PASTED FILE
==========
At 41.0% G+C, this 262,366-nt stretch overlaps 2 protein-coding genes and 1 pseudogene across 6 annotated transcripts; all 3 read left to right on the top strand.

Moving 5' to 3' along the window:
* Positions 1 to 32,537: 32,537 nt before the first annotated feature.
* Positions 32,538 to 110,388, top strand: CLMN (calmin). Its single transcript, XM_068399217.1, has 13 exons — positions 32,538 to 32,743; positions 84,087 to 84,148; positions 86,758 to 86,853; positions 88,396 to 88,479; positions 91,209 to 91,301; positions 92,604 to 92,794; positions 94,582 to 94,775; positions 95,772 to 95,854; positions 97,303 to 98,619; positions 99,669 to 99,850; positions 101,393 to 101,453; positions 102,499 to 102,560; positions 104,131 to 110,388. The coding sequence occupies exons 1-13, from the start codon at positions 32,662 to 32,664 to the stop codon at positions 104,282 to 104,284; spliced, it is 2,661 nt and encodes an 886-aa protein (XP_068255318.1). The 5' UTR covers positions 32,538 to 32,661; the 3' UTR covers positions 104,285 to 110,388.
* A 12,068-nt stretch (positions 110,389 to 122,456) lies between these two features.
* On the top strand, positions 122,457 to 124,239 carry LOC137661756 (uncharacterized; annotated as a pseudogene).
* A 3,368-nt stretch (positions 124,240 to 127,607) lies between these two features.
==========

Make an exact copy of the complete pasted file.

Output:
At 41.0% G+C, this 262,366-nt stretch overlaps 2 protein-coding genes and 1 pseudogene across 6 annotated transcripts; all 3 read left to right on the top strand.

Moving 5' to 3' along the window:
* Positions 1 to 32,537: 32,537 nt before the first annotated feature.
* Positions 32,538 to 110,388, top strand: CLMN (calmin). Its single transcript, XM_068399217.1, has 13 exons — positions 32,538 to 32,743; positions 84,087 to 84,148; positions 86,758 to 86,853; positions 88,396 to 88,479; positions 91,209 to 91,301; positions 92,604 to 92,794; positions 94,582 to 94,775; positions 95,772 to 95,854; positions 97,303 to 98,619; positions 99,669 to 99,850; positions 101,393 to 101,453; positions 102,499 to 102,560; positions 104,131 to 110,388. The coding sequence occupies exons 1-13, from the start codon at positions 32,662 to 32,664 to the stop codon at positions 104,282 to 104,284; spliced, it is 2,661 nt and encodes an 886-aa protein (XP_068255318.1). The 5' UTR covers positions 32,538 to 32,661; the 3' UTR covers positions 104,285 to 110,388.
* A 12,068-nt stretch (positions 110,389 to 122,456) lies between these two features.
* On the top strand, positions 122,457 to 124,239 carry LOC137661756 (uncharacterized; annotated as a pseudogene).
* A 3,368-nt stretch (positions 124,240 to 127,607) lies between these two features.